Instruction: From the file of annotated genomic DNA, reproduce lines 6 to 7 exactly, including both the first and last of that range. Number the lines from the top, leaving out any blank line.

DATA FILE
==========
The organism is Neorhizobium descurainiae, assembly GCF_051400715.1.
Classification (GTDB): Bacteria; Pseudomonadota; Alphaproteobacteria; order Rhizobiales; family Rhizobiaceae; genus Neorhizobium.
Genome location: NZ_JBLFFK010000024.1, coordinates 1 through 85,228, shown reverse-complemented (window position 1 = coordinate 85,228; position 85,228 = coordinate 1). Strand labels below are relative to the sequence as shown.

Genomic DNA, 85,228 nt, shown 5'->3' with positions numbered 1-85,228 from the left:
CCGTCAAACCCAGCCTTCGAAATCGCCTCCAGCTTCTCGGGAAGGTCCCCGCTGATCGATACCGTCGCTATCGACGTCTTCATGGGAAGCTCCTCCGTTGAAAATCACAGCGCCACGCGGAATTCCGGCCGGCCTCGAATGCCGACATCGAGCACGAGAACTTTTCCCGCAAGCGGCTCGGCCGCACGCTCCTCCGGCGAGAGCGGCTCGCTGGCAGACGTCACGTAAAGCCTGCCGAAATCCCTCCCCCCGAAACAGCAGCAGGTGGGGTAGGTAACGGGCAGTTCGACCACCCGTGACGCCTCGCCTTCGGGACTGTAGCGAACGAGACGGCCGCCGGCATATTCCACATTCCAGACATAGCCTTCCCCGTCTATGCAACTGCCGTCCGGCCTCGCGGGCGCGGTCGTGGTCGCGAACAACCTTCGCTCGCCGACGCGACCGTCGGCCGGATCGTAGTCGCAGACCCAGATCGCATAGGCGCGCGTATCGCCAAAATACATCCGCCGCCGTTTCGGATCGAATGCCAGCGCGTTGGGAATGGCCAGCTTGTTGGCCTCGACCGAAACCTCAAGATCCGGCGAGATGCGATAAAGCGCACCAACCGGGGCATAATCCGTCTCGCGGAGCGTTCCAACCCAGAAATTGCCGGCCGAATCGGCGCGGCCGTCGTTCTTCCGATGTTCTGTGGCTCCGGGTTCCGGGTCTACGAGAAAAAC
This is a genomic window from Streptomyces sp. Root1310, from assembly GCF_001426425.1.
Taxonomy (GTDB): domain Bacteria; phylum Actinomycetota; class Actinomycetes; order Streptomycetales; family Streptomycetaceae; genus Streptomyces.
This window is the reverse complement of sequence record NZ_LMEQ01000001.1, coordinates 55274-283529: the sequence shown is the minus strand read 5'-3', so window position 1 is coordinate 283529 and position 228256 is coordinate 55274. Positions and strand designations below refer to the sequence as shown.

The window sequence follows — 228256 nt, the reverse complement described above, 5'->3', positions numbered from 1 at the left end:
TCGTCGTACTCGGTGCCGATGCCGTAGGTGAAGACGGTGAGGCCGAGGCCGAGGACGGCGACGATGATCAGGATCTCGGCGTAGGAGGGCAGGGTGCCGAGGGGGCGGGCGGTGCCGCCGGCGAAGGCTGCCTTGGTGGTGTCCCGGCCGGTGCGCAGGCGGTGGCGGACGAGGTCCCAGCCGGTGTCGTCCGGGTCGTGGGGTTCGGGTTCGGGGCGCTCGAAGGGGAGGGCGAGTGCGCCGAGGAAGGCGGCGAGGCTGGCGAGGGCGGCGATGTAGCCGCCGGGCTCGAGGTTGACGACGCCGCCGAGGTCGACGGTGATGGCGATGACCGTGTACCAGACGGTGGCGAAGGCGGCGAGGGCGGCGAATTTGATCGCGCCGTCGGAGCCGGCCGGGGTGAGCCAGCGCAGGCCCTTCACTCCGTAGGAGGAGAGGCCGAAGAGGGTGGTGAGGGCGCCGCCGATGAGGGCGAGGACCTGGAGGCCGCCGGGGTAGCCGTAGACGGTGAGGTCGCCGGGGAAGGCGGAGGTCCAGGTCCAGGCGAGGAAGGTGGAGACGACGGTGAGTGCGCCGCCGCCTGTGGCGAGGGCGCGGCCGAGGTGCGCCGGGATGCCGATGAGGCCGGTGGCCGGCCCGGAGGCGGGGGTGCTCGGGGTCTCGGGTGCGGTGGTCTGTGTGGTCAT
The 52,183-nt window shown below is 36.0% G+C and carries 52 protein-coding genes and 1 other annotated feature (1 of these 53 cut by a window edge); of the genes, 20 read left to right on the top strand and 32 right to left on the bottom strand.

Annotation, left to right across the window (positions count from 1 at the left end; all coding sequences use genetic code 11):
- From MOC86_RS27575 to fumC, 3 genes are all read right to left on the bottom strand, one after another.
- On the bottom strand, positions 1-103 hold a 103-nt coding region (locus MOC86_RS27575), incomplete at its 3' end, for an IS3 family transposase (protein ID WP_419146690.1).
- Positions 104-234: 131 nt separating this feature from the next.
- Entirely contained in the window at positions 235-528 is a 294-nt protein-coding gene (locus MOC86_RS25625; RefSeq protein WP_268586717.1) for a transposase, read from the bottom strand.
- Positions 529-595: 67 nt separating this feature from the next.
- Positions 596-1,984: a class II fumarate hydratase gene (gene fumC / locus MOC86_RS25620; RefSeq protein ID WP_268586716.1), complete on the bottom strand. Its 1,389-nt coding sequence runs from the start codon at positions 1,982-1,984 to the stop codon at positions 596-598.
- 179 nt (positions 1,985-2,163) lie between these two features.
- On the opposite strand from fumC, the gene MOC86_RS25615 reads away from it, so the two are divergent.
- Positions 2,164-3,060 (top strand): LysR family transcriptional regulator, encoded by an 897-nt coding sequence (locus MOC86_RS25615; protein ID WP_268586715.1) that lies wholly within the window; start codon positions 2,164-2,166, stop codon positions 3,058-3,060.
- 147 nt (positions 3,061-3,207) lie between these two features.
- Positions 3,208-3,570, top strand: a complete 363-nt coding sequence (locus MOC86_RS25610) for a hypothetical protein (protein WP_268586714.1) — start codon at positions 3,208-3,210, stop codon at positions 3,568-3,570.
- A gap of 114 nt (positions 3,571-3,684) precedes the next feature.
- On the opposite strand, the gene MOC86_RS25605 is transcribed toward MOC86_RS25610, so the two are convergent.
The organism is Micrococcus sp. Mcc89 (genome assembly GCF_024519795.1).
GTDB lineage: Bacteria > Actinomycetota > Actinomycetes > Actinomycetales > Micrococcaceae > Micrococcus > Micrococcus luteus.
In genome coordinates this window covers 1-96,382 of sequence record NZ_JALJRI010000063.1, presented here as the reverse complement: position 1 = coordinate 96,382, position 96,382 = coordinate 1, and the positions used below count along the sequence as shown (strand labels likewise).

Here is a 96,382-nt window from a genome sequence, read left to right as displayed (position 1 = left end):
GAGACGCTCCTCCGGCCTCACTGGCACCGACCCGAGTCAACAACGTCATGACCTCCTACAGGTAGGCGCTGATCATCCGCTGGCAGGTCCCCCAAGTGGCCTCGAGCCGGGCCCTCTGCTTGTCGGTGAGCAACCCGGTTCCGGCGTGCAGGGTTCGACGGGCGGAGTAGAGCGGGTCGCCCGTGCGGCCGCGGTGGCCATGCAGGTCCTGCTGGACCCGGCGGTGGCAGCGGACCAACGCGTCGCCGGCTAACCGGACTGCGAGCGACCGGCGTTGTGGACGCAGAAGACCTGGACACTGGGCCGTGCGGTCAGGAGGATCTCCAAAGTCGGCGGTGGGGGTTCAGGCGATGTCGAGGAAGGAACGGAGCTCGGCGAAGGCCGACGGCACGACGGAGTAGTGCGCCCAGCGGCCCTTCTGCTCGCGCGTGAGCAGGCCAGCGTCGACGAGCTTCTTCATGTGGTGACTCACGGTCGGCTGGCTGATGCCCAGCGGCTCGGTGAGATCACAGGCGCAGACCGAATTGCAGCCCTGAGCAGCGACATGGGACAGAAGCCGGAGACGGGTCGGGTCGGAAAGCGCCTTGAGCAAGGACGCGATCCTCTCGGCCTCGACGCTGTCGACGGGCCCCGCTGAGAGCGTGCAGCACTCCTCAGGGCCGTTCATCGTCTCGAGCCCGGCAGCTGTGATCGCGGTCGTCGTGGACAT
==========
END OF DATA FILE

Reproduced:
This is a genomic window from Streptomyces sp. Root1310, from assembly GCF_001426425.1.
Taxonomy (GTDB): domain Bacteria; phylum Actinomycetota; class Actinomycetes; order Streptomycetales; family Streptomycetaceae; genus Streptomyces.